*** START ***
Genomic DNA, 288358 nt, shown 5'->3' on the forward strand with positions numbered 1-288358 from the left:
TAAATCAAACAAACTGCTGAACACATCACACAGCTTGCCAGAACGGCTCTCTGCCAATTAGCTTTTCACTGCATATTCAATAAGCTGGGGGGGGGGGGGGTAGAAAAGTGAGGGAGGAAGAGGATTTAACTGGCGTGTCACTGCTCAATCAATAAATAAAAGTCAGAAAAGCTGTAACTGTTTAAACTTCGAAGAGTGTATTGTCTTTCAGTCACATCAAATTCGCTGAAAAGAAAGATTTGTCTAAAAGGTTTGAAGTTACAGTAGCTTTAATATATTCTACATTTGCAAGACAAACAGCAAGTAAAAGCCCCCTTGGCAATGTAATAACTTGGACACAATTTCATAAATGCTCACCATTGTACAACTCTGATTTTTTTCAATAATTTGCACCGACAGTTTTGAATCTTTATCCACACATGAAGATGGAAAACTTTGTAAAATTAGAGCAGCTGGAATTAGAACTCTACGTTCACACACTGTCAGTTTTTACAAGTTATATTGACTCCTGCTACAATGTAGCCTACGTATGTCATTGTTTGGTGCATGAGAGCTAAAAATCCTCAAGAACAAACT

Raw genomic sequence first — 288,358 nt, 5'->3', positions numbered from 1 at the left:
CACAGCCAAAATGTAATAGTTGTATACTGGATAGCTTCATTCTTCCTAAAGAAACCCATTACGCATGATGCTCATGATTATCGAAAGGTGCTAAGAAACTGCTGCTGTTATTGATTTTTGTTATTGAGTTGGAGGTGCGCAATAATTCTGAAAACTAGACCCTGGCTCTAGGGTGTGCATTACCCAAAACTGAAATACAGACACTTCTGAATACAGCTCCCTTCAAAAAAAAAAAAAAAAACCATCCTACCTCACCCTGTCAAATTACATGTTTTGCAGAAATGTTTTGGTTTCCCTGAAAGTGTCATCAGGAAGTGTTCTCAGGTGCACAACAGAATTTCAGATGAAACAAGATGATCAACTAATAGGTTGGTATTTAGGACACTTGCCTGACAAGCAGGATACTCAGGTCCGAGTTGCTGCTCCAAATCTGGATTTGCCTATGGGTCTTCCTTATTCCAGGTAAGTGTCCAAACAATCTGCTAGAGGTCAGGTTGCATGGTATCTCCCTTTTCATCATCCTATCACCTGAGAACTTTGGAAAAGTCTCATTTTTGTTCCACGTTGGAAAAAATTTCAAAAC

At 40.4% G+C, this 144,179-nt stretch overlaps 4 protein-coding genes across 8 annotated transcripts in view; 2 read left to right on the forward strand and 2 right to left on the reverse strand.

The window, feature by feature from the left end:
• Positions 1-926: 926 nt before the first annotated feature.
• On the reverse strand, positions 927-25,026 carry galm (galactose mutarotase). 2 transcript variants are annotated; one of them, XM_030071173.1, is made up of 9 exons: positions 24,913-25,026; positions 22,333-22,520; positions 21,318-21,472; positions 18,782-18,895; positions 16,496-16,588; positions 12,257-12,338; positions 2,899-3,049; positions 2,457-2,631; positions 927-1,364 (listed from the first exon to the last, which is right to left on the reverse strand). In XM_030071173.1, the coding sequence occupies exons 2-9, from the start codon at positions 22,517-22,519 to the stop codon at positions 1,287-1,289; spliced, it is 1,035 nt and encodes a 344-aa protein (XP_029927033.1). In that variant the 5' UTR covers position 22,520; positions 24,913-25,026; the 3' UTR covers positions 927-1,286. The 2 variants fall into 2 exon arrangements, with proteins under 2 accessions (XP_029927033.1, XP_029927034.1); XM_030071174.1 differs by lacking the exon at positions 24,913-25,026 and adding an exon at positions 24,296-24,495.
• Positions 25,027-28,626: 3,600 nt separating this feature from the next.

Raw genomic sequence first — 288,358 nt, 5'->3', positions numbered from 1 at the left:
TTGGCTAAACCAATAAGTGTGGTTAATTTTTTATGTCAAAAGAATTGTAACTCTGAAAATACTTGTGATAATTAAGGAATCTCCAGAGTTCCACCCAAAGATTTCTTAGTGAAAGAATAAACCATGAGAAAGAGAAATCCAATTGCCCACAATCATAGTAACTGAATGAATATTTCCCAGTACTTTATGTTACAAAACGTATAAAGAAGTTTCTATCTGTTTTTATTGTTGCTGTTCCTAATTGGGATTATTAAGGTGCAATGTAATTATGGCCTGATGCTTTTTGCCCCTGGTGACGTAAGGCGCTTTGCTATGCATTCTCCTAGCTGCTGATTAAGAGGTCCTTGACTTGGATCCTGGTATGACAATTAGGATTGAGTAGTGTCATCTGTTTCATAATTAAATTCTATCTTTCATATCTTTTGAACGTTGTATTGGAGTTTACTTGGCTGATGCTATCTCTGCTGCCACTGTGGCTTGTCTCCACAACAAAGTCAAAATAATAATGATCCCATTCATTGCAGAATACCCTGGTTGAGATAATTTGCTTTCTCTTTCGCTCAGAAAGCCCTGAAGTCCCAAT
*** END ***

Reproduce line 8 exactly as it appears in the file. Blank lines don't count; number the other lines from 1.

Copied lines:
• On the reverse strand, positions 927-25,026 carry galm (galactose mutarotase). 2 transcript variants are annotated; one of them, XM_030071173.1, is made up of 9 exons: positions 24,913-25,026; positions 22,333-22,520; positions 21,318-21,472; positions 18,782-18,895; positions 16,496-16,588; positions 12,257-12,338; positions 2,899-3,049; positions 2,457-2,631; positions 927-1,364 (listed from the first exon to the last, which is right to left on the reverse strand). In XM_030071173.1, the coding sequence occupies exons 2-9, from the start codon at positions 22,517-22,519 to the stop codon at positions 1,287-1,289; spliced, it is 1,035 nt and encodes a 344-aa protein (XP_029927033.1). In that variant the 5' UTR covers position 22,520; positions 24,913-25,026; the 3' UTR covers positions 927-1,286. The 2 variants fall into 2 exon arrangements, with proteins under 2 accessions (XP_029927033.1, XP_029927034.1); XM_030071174.1 differs by lacking the exon at positions 24,913-25,026 and adding an exon at positions 24,296-24,495.